For years, Sage 300’s PR has required an annual tax table subscription. Since the invoice goes straight from Sage to the customer, I don’t know the pricing unless a client mentions it to us. It seems like it is somewhere around $695.
Last week, we got an email from Sage telling us that this was about to change. From now on, the annual fee for payroll support (which included payroll tax tables) will be more for users that process more employees. For 1-15 employees, the annual fee will change to $1,000, and it rises from there to 501+ employees. The email we received said that Sage customers (users) will get the notice in November.
That is the way ADP, PayChex, and a number of other Payroll software companies handle it, after all. I guess I’m just sensitive because smaller clients in our area have been piqued at the $695 cost. I still remember the calls I got when Sage took out the feature in the DOS software that allowed us to change the payroll tax tables ourselves. But I also know that we and Sage got more calls because of messed up tax tables than we could shake a stick at.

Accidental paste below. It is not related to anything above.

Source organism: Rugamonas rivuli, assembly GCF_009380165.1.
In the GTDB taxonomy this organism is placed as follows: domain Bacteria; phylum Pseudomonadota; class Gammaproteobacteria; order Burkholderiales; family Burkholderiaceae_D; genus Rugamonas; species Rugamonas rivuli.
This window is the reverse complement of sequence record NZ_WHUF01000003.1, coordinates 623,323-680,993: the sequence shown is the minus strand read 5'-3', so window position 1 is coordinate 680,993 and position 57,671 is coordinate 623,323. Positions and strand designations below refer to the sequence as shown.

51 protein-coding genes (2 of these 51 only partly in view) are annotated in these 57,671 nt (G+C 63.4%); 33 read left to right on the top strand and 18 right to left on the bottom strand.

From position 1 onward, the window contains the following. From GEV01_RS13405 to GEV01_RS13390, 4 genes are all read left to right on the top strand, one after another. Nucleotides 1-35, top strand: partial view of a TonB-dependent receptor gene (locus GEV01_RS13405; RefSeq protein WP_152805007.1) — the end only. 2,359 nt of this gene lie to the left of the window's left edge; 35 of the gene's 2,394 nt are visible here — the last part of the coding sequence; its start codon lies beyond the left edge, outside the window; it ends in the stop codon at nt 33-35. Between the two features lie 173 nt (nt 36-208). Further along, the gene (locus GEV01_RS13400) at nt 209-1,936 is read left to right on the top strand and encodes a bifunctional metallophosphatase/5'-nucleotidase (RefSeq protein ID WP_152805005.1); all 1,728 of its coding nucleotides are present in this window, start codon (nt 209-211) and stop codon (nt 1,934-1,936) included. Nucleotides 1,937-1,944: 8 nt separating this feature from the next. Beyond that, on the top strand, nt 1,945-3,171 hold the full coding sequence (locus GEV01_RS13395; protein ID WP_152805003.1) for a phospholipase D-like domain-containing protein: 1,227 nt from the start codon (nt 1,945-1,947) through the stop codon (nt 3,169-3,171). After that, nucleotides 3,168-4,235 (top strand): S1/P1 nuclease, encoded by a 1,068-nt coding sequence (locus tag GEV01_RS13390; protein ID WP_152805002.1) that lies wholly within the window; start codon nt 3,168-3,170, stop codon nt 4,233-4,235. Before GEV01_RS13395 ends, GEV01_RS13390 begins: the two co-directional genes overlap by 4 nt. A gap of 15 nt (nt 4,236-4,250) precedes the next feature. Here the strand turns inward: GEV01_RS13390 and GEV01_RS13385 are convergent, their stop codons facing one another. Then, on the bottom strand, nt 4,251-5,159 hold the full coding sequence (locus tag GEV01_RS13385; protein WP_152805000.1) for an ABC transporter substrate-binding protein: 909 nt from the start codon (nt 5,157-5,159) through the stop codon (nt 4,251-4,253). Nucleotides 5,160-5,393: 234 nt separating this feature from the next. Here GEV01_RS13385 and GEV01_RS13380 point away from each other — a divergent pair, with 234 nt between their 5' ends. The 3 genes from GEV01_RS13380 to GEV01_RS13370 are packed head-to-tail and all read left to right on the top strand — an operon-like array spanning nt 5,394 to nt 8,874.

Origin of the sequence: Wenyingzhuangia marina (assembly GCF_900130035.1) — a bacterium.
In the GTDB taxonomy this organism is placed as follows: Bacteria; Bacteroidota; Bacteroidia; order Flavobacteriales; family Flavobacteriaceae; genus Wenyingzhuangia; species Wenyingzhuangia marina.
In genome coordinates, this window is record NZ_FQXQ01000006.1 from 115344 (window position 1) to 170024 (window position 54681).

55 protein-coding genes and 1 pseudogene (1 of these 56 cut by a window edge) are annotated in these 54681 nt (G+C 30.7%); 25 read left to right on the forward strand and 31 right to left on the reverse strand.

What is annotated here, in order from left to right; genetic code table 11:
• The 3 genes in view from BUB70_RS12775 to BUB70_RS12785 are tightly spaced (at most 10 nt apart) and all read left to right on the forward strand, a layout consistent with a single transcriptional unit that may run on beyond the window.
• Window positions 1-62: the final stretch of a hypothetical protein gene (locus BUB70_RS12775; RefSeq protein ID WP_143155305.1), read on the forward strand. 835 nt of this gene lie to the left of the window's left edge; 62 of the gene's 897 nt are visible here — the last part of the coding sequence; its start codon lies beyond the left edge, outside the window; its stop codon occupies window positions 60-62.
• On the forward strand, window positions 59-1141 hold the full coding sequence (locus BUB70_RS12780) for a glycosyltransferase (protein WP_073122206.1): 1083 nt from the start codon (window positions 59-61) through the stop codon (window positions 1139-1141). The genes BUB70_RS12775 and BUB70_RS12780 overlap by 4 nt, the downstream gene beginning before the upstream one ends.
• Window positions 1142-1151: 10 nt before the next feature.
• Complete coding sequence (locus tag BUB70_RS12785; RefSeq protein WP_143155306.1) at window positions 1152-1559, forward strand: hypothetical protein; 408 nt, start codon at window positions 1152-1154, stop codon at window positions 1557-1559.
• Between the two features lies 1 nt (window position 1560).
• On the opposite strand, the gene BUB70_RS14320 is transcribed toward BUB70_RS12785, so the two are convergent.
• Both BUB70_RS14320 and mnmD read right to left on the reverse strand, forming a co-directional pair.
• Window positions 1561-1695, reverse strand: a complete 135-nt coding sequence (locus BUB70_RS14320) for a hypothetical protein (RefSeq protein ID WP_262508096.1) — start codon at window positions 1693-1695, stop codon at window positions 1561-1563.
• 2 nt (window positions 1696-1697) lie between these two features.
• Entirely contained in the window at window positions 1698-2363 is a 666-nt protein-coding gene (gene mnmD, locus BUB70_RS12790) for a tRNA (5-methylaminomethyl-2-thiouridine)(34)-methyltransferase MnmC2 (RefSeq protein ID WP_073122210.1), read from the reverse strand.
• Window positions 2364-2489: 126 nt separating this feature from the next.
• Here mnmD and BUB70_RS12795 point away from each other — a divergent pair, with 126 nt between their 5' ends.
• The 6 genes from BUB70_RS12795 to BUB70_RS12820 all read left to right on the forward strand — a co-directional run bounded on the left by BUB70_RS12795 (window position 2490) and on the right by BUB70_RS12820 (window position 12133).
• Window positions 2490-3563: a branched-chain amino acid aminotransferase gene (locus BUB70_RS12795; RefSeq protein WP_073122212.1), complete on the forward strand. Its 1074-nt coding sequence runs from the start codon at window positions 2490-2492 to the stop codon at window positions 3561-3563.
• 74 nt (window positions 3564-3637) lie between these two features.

Back to the change…I think there are several things driving this change:
- Fifteen years ago, many of our small business clients with 50 or so employees processed their own payroll. Some of them did it on spreadsheets, so updating to computer software was a big improvement. Most of our clients wanted Payroll in their systems. Today, I have to think to count the number of clients who are actually processing their own payroll. And we have several that have payroll software but don’t use it.
- The number of regulations and reports even a small company has to keep up with today are multiplying: E-verify, W-4, I-9, new employee reports, employee separation notices, worker’s compensation, AHA, COBRA, state insurance laws, unemployment, etc. Outsourcing payroll just to get someone else to watch out for these things and take care of them has been on the rise for several years. Even companies with 1000+ employees are outsourcing pieces of this puzzle.
- Both of these items put together mean that there are more features an average piece of payroll software has to have, but there are fewer companies to spread the cost across. Voila: price increase.
After all, that’s really what it is, isn’t it Sage?